Today, we’re grateful to @ivavnuk for his guest post on his experiences…
Having read the powerful and thought provoking post by Amanda here. I thought it might be worth sharing my own experience.
Perhaps for my own post to have context it may help to know something of my own background – and I think you could find some of that in a piece I wrote some time ago here.
Amanda’s post picked out the shift in perception that comes when you view someone’s actions as a product of their own experience – where empathy brings a clarity that can transform blame and turn a villain into a victim…
Now to try and bring some clarity to my own point – I’ll talk from my own experience…
I realised two things early on:
One – that on some level my brother and sister were in need of some apology or acknowledgement from my Birth Dad, for the violence he’d brought upon us. Some process to enter into with him, which would allow them to express and release their anger, fear, and their grief.
Two – that wasn’t going to happen.
So, I undertook to try and cast off my burdens myself – part of that journey was coming to understand why it happened.
I think where a parent is throwing you against a wall or a wrapping a washing line around your neck to hang you in the garden, you don’t think ‘he’s had a bad day at work’, you think it’s about you, you think that on some level you deserve it. And I think, that in a way that no other lesson could, it teaches you to feel that fundamentally you are a piece of shit.
As we grew up of course we came to know, that ‘no – this isn’t right, this isn’t how it should have been’. He becomes a villain. Sadly though the lesson is not overturned where it needs to be – in the root of your being. It’s only the mind that recognises that what happened was wrong – the body somehow still believes its lesson,
So, back to my story; I started to learn about his own past and understand, on a slightly deeper level, that he and his behaviour was a product of his upbringing. It wasn’t about me, it was about him.
I struggled between two views: for myself I knew that blaming my own background for the quality of my life, just gave more permanence to my burden. Viewing myself as a product of my conditioning disempowered me from changing.
Conversely: taking personal responsibility for my experience and actions empowered me to change, and yet here I was absolving someone of their personal responsibility to not injure and frighten their children.
I guess the Christian outcome would be to forgive them – that’s not quite where I ended up. I think letting go would be more accurate to my experience.
What I came to understand for myself was that flexibility of vision was more useful than deciding which view was right – having both views at your disposal was more beneficial.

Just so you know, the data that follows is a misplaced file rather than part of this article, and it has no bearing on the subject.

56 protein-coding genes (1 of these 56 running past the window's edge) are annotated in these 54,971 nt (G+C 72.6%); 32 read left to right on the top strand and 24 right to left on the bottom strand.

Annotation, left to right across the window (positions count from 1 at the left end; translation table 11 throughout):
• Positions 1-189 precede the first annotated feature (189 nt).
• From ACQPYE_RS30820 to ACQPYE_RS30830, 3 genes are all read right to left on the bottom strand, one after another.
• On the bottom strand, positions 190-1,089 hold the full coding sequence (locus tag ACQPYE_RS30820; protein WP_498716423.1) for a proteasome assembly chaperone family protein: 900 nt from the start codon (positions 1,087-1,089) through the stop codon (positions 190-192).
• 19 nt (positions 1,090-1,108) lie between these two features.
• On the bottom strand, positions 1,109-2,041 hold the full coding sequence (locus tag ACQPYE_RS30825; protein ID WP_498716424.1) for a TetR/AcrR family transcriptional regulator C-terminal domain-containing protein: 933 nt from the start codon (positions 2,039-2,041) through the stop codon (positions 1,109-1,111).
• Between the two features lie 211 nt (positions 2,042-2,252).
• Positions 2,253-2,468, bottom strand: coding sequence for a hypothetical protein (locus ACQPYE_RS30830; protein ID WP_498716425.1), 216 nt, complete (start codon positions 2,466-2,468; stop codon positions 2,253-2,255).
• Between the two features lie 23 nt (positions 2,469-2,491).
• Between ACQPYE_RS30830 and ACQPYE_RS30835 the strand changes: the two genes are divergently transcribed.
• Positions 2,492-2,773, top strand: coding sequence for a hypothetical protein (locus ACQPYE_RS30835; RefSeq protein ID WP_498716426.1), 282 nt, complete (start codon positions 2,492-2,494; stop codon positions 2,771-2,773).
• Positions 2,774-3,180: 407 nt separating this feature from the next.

Despite their contradiction, together they brought more balance:
Recognising the effects of my background helps forgive my own shortcomings in myself – Recognising personal responsibility allowed me to jolt myself out of being a victim and start again. Recognising the effects of my Birth Dad’s background helped me let go of it being personal and see him as a victim – Recognising his responsibility stops me invalidating the emotional experience that what had happened was deeply wrong.
Sometimes I think some things should not be forgiven.
Maybe I’ve a bit to go yet still, but that flexibility of perception contributed greatly to allowing me to retrace my steps back towards the root of my being and to start undoing what had been done there. To start to realise that I wasn’t a piece of shit – that I was basically and fundamentally good.
Perhaps I could finish with a short story….
So, as a young man I found myself at that surreal event of attending my Birth Dad’s wedding. Surrounded by his new friends and people soon to be his new family, all strangers to me – who knew him as a gregarious, overbearing, smiling man – who worked too hard in company and seldom told the truth.
Now, I’d reached a point in my own journey where I felt it important to have a genuine gesture with each member of my family, just to tie things off – just a moment of recognition between us that would cut through our neuroses, cut through our fears, and enable us to share a moment of total honesty. It was something I thought would never happen with my birth Dad.
Now, back to the wedding reception…
Amongst the things he gave me, was being dysfunctional in large groups and the fact that loud noises scared me – so I found myself taking ‘5’ hiding in a toilet cubicle (hey you take whatever space is available!), when two guys came in for a pee. I overheard them say:
“So, what do you think of Bob then?”
(Distorted party music in the distance)
”Well …” (sound of zips going up) ….. “he’s full of shit – but I think he’s alright. I quite like him”
And they left.
And I thought – “you know what – I kind of feel the same….”
I came out the cubicle, washed my hands and was just about to leave – when who should I surprise as they walked in – but my birth Dad.
On some visceral level I knew this was the moment – and before he could slip into character I started:
“Do you know – I’ve just been in the cubicle and heard two guys talking about you”….. (pause – I looked at him and he was terrified) …. “…and one said to the other: ‘So, what do you think of Bob then?’… and the other other guy said: ‘I think he’s alright. I like him’ …………. And do you know what Dad? So do I”
Then he was back in character and it was brushed off – but I’d had my gesture, we had shared a look that went from my centre to his. Of course – it would never be spoken of.
You may wonder why I changed their words?
That was because I knew that if he was ever going to begin his journey to being healed – it would need to begin from recognising that he was basically good too.